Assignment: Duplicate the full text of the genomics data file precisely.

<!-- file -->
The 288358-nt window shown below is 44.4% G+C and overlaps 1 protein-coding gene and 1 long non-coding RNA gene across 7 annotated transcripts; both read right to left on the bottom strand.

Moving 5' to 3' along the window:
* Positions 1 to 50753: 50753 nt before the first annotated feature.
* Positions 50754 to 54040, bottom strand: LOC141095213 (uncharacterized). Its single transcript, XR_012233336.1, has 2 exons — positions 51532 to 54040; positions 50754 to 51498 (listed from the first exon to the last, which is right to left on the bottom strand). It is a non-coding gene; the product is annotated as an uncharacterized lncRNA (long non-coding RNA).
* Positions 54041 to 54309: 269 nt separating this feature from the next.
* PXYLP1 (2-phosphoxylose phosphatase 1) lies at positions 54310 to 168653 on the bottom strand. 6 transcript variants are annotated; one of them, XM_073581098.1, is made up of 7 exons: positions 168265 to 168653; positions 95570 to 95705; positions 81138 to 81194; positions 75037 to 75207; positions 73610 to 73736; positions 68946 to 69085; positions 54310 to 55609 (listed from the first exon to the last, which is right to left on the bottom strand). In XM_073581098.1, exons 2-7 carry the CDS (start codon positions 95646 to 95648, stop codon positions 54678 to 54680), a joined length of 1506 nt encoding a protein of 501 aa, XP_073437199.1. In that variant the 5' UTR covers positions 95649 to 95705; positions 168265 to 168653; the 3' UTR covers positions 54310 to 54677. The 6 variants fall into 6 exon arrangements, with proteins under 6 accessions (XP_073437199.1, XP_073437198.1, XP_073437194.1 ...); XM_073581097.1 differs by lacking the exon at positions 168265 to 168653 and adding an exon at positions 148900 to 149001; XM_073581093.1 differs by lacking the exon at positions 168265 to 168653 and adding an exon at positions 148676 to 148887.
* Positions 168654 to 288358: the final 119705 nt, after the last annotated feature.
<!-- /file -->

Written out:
The 288358-nt window shown below is 44.4% G+C and overlaps 1 protein-coding gene and 1 long non-coding RNA gene across 7 annotated transcripts; both read right to left on the bottom strand.

Moving 5' to 3' along the window:
* Positions 1 to 50753: 50753 nt before the first annotated feature.
* Positions 50754 to 54040, bottom strand: LOC141095213 (uncharacterized). Its single transcript, XR_012233336.1, has 2 exons — positions 51532 to 54040; positions 50754 to 51498 (listed from the first exon to the last, which is right to left on the bottom strand). It is a non-coding gene; the product is annotated as an uncharacterized lncRNA (long non-coding RNA).
* Positions 54041 to 54309: 269 nt separating this feature from the next.
* PXYLP1 (2-phosphoxylose phosphatase 1) lies at positions 54310 to 168653 on the bottom strand. 6 transcript variants are annotated; one of them, XM_073581098.1, is made up of 7 exons: positions 168265 to 168653; positions 95570 to 95705; positions 81138 to 81194; positions 75037 to 75207; positions 73610 to 73736; positions 68946 to 69085; positions 54310 to 55609 (listed from the first exon to the last, which is right to left on the bottom strand). In XM_073581098.1, exons 2-7 carry the CDS (start codon positions 95646 to 95648, stop codon positions 54678 to 54680), a joined length of 1506 nt encoding a protein of 501 aa, XP_073437199.1. In that variant the 5' UTR covers positions 95649 to 95705; positions 168265 to 168653; the 3' UTR covers positions 54310 to 54677. The 6 variants fall into 6 exon arrangements, with proteins under 6 accessions (XP_073437199.1, XP_073437198.1, XP_073437194.1 ...); XM_073581097.1 differs by lacking the exon at positions 168265 to 168653 and adding an exon at positions 148900 to 149001; XM_073581093.1 differs by lacking the exon at positions 168265 to 168653 and adding an exon at positions 148676 to 148887.
* Positions 168654 to 288358: the final 119705 nt, after the last annotated feature.